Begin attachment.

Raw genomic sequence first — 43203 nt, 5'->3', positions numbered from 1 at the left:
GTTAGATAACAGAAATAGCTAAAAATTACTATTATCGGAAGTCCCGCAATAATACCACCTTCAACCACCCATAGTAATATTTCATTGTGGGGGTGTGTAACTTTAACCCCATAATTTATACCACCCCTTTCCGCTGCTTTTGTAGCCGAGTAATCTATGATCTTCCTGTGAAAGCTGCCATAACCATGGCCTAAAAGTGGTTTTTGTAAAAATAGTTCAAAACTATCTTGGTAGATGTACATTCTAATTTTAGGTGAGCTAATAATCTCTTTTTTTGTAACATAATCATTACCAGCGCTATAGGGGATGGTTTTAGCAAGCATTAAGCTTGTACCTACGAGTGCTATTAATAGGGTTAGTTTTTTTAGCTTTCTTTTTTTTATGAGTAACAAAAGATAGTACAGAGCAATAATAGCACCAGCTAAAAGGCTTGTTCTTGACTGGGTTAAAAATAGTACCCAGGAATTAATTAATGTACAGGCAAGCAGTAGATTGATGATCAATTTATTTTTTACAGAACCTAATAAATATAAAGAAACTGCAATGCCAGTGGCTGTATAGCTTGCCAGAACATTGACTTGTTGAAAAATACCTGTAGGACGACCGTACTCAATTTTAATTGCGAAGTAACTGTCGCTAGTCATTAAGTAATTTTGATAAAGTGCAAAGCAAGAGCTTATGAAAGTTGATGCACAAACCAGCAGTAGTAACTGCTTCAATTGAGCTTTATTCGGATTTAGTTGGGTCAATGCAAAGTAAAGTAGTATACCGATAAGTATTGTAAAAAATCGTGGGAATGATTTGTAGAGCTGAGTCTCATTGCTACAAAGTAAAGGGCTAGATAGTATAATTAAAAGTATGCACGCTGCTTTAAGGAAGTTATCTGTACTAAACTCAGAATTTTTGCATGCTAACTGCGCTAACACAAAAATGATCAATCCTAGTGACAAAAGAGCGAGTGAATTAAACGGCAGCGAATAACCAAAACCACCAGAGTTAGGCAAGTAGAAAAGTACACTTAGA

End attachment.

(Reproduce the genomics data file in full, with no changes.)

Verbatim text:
Raw genomic sequence first — 43203 nt, 5'->3', positions numbered from 1 at the left:
GTTAGATAACAGAAATAGCTAAAAATTACTATTATCGGAAGTCCCGCAATAATACCACCTTCAACCACCCATAGTAATATTTCATTGTGGGGGTGTGTAACTTTAACCCCATAATTTATACCACCCCTTTCCGCTGCTTTTGTAGCCGAGTAATCTATGATCTTCCTGTGAAAGCTGCCATAACCATGGCCTAAAAGTGGTTTTTGTAAAAATAGTTCAAAACTATCTTGGTAGATGTACATTCTAATTTTAGGTGAGCTAATAATCTCTTTTTTTGTAACATAATCATTACCAGCGCTATAGGGGATGGTTTTAGCAAGCATTAAGCTTGTACCTACGAGTGCTATTAATAGGGTTAGTTTTTTTAGCTTTCTTTTTTTTATGAGTAACAAAAGATAGTACAGAGCAATAATAGCACCAGCTAAAAGGCTTGTTCTTGACTGGGTTAAAAATAGTACCCAGGAATTAATTAATGTACAGGCAAGCAGTAGATTGATGATCAATTTATTTTTTACAGAACCTAATAAATATAAAGAAACTGCAATGCCAGTGGCTGTATAGCTTGCCAGAACATTGACTTGTTGAAAAATACCTGTAGGACGACCGTACTCAATTTTAATTGCGAAGTAACTGTCGCTAGTCATTAAGTAATTTTGATAAAGTGCAAAGCAAGAGCTTATGAAAGTTGATGCACAAACCAGCAGTAGTAACTGCTTCAATTGAGCTTTATTCGGATTTAGTTGGGTCAATGCAAAGTAAAGTAGTATACCGATAAGTATTGTAAAAAATCGTGGGAATGATTTGTAGAGCTGAGTCTCATTGCTACAAAGTAAAGGGCTAGATAGTATAATTAAAAGTATGCACGCTGCTTTAAGGAAGTTATCTGTACTAAACTCAGAATTTTTGCATGCTAACTGCGCTAACACAAAAATGATCAATCCTAGTGACAAAAGAGCGAGTGAATTAAACGGCAGCGAATAACCAAAACCACCAGAGTTAGGCAAGTAGAAAAGTACACTTAGA